To Constantia, Singing

I.
Thus to be lost and thus to sink and die,
Perchance were death indeed!—Constantia, turn!
In thy dark eyes a power like light doth lie,
Even though the sounds which were thy voice, which burn
Between thy lips, are laid to sleep;
Within thy breath, and on thy hair, like odour, it is yet,
And from thy touch like fire doth leap.
Even while I write, my burning cheeks are wet.
Alas, that the torn heart can bleed, but not forget!

II.
A breathless awe, like the swift change
Unseen, but felt in youthful slumbers,
Wild, sweet, but uncommunicably strange,
Thou breathest now in fast ascending numbers.
The cope of heaven seems rent and cloven
By the enchantment of thy strain,
And on my shoulders wings are woven,
To follow its sublime career
Beyond the mighty moons that wane
Upon the verge of Nature’s utmost sphere,
Till the world’s shadowy walls are past and disappear.

III.
Her voice is hovering o’er my soul—it lingers
O’ershadowing it with soft and lulling wings,
The blood and life within those snowy fingers
Teach witchcraft to the instrumental strings.
My brain is wild, my breath comes quick–
The blood is listening in my frame,
And thronging shadows, fast and thick,
Fall on my overflowing eyes;
My heart is quivering like a flame;
As morning dew, that in the sunbeam dies,
I am dissolved in these consuming ecstasies.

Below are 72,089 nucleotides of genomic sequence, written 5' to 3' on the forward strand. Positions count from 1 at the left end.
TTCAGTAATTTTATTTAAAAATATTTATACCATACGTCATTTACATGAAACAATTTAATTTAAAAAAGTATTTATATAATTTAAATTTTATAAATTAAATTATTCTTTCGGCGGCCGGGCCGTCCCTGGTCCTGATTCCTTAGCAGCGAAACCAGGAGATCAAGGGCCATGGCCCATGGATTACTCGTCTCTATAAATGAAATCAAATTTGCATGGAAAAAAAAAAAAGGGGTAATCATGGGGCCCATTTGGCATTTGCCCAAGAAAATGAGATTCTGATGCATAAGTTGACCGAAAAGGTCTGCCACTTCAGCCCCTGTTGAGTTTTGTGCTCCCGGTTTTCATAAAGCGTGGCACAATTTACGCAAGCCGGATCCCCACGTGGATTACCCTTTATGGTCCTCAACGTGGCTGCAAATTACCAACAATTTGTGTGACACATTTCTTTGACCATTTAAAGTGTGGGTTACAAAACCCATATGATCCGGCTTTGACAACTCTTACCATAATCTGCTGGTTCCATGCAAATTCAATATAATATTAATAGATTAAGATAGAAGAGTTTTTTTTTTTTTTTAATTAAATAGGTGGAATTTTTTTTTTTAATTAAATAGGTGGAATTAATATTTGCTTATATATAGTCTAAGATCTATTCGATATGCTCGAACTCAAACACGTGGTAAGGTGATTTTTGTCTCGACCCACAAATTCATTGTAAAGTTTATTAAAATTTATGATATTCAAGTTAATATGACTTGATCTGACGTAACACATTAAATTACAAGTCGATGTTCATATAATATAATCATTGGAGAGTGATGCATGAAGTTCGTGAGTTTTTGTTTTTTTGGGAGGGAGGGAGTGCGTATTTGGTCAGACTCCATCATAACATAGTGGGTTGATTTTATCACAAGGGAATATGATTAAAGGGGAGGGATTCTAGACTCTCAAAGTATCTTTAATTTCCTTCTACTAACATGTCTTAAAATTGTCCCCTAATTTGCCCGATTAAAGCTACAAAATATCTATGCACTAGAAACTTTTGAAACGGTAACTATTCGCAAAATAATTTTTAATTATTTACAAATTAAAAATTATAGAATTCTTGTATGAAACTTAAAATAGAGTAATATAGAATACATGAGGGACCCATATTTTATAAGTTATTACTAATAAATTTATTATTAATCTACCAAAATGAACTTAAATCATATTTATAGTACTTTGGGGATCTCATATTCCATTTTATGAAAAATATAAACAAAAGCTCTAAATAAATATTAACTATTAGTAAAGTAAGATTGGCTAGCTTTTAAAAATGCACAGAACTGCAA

IV.
I have no life, Constantia, now, but thee,
Whilst, like the world-surrounding air, thy song
Flows on, and fills all things with melody.–
Now is thy voice a tempest swift and strong,
On which, like one in trance upborne,
Secure o’er rocks and waves I sweep,
Rejoicing like a cloud of morn.
Now ’tis the breath of summer night,
Which when the starry waters sleep,
Round western isles, with incense-blossoms bright,
Lingering, suspends my soul in its voluptuous flight.

The Sepulchre Of Memory

And where is truth? On tombs? for such to thee
Has been my heart—and thy dead memory
Has lain from childhood, many a changeful year,
Unchangingly preserved and buried there.

To Emilia Viviani

I.
Madonna, wherefore hast thou sent to me
Sweet-basil and mignonette?
Embleming love and health, which never yet
In the same wreath might be.
Alas, and they are wet!
Is it with thy kisses or thy tears?
For never rain or dew